Some feedback from a very brief Twitter conversation on the topic stipulated that that adults and children do not learn languages in the same way. This is undoubtedly true – it took my then-5 year-old only 7 months to reach the same level of French as her classmates – there are not many adults who could do that. As adults the way we learn a second (third, fourth etc.) language may differ significantly from the way we learnt our native language.
Nevertheless I wonder if the differences haven’t been overstated. This “new” research suggests that simply listening to a new language sets up the necessary structures in the brain required to learn the vocabulary.
One interesting line of enquiry which motivated the research was what makes it so difficult to learn foreign words when we are constantly learning new ones in our native language. It was found that even as adults each time we hear new combinations of sounds our brain develops new corresponding neural structures. The more exposure to the sounds, the better prepared we are to learn and retain the language.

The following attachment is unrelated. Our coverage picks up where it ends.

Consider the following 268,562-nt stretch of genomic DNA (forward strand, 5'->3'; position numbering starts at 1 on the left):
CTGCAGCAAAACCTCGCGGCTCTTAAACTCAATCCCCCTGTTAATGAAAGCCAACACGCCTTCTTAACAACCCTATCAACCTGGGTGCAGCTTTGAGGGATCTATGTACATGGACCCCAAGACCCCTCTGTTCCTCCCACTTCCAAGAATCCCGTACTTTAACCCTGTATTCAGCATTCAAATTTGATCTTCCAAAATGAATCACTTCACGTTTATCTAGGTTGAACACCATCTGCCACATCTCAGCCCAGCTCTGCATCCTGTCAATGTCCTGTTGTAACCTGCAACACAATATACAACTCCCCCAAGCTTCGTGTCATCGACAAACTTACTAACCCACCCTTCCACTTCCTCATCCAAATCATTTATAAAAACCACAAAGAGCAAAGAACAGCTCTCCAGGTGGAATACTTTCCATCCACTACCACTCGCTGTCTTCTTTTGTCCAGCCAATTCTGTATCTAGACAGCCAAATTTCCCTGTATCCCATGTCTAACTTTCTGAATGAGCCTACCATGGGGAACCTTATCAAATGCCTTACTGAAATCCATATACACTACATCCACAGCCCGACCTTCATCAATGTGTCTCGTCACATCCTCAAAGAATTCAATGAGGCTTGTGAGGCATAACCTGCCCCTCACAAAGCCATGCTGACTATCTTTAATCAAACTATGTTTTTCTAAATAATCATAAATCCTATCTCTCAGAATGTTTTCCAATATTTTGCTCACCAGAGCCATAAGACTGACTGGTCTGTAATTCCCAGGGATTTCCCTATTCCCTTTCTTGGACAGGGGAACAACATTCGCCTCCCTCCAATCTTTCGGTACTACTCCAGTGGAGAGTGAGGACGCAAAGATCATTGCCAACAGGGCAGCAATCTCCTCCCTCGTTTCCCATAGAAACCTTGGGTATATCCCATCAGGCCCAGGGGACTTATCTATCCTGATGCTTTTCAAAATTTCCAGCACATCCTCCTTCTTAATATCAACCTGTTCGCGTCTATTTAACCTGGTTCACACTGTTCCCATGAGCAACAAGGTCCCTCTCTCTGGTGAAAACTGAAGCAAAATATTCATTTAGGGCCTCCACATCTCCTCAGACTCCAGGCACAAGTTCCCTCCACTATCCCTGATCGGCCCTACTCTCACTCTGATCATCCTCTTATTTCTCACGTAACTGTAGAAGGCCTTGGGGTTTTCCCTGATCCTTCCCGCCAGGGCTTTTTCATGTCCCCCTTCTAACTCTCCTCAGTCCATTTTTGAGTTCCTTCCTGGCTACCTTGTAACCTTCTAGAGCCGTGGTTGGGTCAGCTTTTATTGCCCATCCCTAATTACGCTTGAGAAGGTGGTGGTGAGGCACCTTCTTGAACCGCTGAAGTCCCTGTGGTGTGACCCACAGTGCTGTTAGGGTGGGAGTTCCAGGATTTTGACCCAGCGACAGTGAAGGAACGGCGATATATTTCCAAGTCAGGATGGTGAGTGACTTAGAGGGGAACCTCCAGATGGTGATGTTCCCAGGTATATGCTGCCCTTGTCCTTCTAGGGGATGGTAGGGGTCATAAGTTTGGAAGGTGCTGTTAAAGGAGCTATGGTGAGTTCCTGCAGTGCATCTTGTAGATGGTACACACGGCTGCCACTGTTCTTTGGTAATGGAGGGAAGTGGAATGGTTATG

The practical application of all this relates to how we can better harness the power of the Internet so that every hour in the language classroom is matched as much as possible with an hour of aural exposure to the language outside. In years gone by this kind of immersion was impossible – today we can surround ourselves with the sounds of a language through songs, movies, mp3s… according to this study language-learning is more about exercising brain tissue than learning facts, and an iPod may just be one of the best tools available for making those necessary neural connections when preparing to learn a language.